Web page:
If you own or operate a business, it will likely be necessary to, at some point, apply for a business loan to cover short-term costs and resolve any cash flow challenges you may have. In fact, borrowing effectively can represent the difference between a business’s success or failure, especially if your company is young.
The U.S. Small Business Administration (SBA) operates an often-used loan program that essentially covers much of the risk for lenders issuing loans to small businesses. This program aims to help businesses continue to grow when other funding options are not available. Whether or not you go through the SBA, you may seek a loan from a bank, a savings and loan or a credit union.
When it comes to interest, there are laws in place to prevent lenders from charging excessive rates to business owners—something known as a usury law. Most lenders will avoid charging more than 10% interest to remain safely under this amount. Right now, interest rates are quite low, at just one over prime, but are expected to climb upward soon.
Another issue to consider, especially if a shareholder of your corporation is issuing a loan to the business entity, is to ensure that the interest rate is not too low. If it is, the Internal Revenue Service could consider it not commercially reasonable, instead viewing it as a capital investment from the shareholder. If this happens, the IRS could tax the loan repayments as dividends to the shareholder, something that would likely take both your organization and the lender by surprise.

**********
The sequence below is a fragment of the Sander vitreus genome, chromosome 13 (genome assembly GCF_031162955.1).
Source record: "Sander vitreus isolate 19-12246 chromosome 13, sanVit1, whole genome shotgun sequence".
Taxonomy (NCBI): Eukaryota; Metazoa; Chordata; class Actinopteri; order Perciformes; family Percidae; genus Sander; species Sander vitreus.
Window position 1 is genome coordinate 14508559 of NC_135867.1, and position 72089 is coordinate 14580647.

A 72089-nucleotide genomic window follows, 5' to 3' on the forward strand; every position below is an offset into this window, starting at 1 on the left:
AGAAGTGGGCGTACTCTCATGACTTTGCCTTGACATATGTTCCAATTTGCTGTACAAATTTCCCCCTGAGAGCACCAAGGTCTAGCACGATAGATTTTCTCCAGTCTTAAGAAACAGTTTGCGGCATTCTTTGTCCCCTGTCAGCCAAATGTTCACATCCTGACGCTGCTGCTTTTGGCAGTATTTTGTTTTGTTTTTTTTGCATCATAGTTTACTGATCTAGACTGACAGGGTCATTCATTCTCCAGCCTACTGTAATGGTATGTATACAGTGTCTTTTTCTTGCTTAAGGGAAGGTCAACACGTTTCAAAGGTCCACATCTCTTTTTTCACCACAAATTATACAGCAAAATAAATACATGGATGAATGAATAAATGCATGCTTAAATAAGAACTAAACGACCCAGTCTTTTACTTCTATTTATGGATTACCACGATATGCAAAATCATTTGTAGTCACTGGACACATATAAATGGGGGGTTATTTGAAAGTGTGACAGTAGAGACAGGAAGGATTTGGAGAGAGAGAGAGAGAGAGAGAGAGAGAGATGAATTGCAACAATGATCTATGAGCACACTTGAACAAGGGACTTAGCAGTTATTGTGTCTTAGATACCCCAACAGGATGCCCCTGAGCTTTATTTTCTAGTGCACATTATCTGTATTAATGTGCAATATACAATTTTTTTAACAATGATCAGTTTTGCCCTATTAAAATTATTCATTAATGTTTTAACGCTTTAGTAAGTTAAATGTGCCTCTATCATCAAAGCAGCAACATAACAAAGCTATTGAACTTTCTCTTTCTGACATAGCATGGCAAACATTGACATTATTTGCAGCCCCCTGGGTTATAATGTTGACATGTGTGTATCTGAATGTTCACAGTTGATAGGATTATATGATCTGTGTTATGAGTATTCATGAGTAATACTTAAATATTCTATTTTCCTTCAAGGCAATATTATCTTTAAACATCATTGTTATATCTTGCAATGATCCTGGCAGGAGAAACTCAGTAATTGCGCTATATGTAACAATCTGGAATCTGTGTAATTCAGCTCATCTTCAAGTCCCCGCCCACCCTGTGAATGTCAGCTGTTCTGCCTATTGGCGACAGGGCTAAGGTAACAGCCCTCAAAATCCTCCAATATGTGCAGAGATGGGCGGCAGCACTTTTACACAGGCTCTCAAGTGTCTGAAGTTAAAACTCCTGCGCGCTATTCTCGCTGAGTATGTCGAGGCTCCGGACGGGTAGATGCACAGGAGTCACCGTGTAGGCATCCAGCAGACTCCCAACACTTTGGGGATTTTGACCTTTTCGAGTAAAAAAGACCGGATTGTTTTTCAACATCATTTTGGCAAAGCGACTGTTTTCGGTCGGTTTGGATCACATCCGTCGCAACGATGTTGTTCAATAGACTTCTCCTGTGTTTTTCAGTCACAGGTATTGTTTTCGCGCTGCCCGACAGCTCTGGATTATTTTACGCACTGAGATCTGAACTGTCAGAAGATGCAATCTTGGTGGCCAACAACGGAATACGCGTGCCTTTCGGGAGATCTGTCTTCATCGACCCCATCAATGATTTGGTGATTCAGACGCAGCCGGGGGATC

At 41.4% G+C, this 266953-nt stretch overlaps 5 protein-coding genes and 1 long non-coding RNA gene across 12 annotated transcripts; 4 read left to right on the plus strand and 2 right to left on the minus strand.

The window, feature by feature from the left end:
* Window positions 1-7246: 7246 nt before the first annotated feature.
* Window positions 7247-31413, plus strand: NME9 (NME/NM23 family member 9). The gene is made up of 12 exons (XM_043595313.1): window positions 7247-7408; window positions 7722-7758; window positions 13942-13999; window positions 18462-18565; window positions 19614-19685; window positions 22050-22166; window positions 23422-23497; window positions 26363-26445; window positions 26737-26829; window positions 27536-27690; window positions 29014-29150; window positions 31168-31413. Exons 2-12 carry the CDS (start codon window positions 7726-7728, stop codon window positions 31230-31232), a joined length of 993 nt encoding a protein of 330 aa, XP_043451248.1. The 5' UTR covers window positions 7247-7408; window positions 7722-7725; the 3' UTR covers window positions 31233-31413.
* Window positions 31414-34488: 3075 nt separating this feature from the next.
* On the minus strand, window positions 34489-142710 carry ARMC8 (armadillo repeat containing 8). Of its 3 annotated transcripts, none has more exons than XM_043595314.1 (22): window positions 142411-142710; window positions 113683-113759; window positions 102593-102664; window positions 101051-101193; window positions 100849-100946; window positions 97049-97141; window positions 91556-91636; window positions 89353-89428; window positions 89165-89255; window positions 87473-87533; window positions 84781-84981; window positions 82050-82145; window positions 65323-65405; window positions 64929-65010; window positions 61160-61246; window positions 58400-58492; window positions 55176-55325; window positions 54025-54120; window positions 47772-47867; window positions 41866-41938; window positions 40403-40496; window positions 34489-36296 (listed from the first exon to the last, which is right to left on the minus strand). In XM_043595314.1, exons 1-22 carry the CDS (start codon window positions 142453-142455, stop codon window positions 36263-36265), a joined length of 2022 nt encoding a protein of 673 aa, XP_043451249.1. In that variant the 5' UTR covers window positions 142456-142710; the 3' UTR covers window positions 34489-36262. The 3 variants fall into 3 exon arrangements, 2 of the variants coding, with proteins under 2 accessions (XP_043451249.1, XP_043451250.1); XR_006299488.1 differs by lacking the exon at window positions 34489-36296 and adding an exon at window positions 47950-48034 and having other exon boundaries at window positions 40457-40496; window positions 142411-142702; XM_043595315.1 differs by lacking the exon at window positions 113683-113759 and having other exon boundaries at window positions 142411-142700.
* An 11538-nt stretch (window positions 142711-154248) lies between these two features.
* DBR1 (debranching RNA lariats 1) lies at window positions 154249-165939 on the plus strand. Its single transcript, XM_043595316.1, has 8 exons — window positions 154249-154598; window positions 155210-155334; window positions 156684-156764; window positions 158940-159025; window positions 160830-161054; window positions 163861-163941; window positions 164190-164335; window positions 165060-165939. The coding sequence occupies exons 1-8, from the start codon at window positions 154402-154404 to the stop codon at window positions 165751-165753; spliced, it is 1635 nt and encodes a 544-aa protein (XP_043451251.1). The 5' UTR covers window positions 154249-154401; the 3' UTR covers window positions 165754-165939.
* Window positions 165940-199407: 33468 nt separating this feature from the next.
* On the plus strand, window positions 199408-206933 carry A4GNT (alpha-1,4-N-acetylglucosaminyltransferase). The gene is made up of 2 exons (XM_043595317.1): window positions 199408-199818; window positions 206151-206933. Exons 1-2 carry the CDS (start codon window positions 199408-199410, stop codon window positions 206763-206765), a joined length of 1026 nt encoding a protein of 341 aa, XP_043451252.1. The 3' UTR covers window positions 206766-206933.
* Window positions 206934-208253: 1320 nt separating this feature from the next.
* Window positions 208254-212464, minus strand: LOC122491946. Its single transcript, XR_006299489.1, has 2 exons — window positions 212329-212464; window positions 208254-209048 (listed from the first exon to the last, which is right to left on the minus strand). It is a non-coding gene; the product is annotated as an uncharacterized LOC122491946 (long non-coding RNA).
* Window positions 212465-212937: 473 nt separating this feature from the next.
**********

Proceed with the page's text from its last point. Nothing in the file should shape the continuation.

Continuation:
Collateral and Co-signers
In addition, most lenders will require that you offer some sort of collateral, known as “security interests,” that they would be able to sell off in the event you are unable to pay back the loan in the future. If this does happen and you cannot make good on the loan, the bank may choose to sue the business or you personally. By suing you as an individual, the lender could possibly take your personal property and assets to make up for the missed payments.
Finally, it might be necessary for you to find a co-signer to your loan if your credit history prevents you from taking it out on your own. In this situation, the bank is looking for another individual from which it could potentially collect money or assets if the loan goes into default. If you need to ask a friend or family member to serve as a co-signer, be sure that person knows the risks involved.
To learn more about your options when it comes to business loans, consider speaking with a skilled corporate law attorney based in the U.S. Virgin Islands.
Nash Davis is Chair of the Real Estate & Financial Services Practice Group at BoltNagi PC, a full service business law firm on St. Thomas, U.S. Virgin Islands.